Foeticide watch groups on guard in Uttarakhand | dehradun | Hindustan Times
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Foeticide watch groups on guard in Uttarakhand

dehradun Updated: Feb 27, 2016 15:01 IST
According to the women commission chairperson, 40 such groups have been constituted.

According to the women commission chairperson, 40 such groups have been constituted.(HT Photo)

The Uttarakhand state commission for women’s idea to keep a watch on pregnant women through health workers’ groups to check female foeticide, has drawn criticism from activists from across the state.

Women commission chairperson Sarojini Kaintyura said that over 40 such groups had already been constituted in Kotdwar and Yamkeshwar in the Garhwal region.

More such groups, which consist of health workers and village panchayat members, would be constituted soon, she said. The sex ratio went slightly up from 962 in 2001 to 963 in 2011 Census in Uttarakhand. However, the child sex ratio (population of 0-6 age group) fell drastically from 908 in 2001 to 890 in 2011. These groups, she said, will also keep a tab on domestic violence in households and encourage rural women for taking up self-employment opportunities.

However, a section of activists raised doubts on the move and said it would end up burdening health workers with more work. The Accredited Social Health Activist (Asha) workers – who act as an interface between community and public health system – already carry out the task at the grassroot level. Asha workers keep in constant touch with pregnant women, give them tips on healthcare and counsel them against female foeticide.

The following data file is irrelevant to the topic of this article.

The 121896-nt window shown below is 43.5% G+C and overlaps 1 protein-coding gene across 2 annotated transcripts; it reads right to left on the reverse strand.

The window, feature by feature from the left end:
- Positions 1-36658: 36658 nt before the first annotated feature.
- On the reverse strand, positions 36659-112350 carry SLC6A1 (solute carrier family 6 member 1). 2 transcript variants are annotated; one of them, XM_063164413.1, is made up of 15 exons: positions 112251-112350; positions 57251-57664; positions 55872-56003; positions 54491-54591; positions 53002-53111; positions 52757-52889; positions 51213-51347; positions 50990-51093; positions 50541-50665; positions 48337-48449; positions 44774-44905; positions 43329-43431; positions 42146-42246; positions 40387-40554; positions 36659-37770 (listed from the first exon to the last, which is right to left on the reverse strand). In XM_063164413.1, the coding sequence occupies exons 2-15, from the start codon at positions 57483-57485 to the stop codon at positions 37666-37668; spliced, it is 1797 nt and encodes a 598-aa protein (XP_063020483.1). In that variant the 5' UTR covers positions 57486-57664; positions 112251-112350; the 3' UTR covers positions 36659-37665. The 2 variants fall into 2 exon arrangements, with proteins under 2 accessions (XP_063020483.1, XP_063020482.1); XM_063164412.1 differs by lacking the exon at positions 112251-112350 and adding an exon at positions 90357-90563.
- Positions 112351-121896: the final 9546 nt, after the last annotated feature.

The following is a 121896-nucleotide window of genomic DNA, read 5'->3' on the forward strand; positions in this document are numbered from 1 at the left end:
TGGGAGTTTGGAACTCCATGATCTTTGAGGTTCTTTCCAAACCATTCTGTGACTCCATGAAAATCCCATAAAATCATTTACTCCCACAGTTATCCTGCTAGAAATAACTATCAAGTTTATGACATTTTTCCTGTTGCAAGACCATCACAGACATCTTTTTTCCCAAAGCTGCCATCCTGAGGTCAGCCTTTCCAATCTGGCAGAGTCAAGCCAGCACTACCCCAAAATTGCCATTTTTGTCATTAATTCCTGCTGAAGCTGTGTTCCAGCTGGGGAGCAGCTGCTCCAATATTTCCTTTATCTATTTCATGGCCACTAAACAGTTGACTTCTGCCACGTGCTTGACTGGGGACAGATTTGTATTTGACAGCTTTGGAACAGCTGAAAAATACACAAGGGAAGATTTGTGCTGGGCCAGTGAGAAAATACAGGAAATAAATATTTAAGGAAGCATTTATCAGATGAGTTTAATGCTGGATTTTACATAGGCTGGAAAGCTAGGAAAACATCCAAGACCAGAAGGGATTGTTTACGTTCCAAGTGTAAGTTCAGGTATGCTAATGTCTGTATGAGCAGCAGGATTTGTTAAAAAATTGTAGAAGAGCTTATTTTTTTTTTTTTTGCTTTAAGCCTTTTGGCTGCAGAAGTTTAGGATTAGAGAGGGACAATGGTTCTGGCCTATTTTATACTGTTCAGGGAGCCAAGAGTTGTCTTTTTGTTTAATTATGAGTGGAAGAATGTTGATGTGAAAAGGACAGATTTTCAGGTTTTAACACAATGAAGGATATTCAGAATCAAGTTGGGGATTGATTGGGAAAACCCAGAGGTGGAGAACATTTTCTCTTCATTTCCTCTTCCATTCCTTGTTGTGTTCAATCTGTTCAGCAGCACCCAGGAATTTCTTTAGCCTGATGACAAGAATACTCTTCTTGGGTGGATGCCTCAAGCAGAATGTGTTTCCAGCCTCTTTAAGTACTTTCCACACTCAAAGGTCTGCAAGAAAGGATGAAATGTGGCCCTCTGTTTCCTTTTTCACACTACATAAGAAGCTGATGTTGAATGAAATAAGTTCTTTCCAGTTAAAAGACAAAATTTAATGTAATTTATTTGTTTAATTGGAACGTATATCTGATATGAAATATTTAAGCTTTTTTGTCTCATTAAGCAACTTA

Dehradun-based activist Deepa Kaushalam said, “The commission is trying to exploit an already-existing system instead of coming up with newer ways of keeping a check on the existing system.”

The commission should rather push for stricter implementation of the Pre-Conception and Pre-Natal Diagnostic Techniques Act (PCPNDT) 1994 with the state and district-level authorities instead, she suggested.

Sarita Bhatt, an Uttarkashi-based activist who works closely with ASHA workers criticised the commission’s move and said, “The ASHA workers, who receive performance-based incentives, are poorly paid. And these groups will only add to their burden.”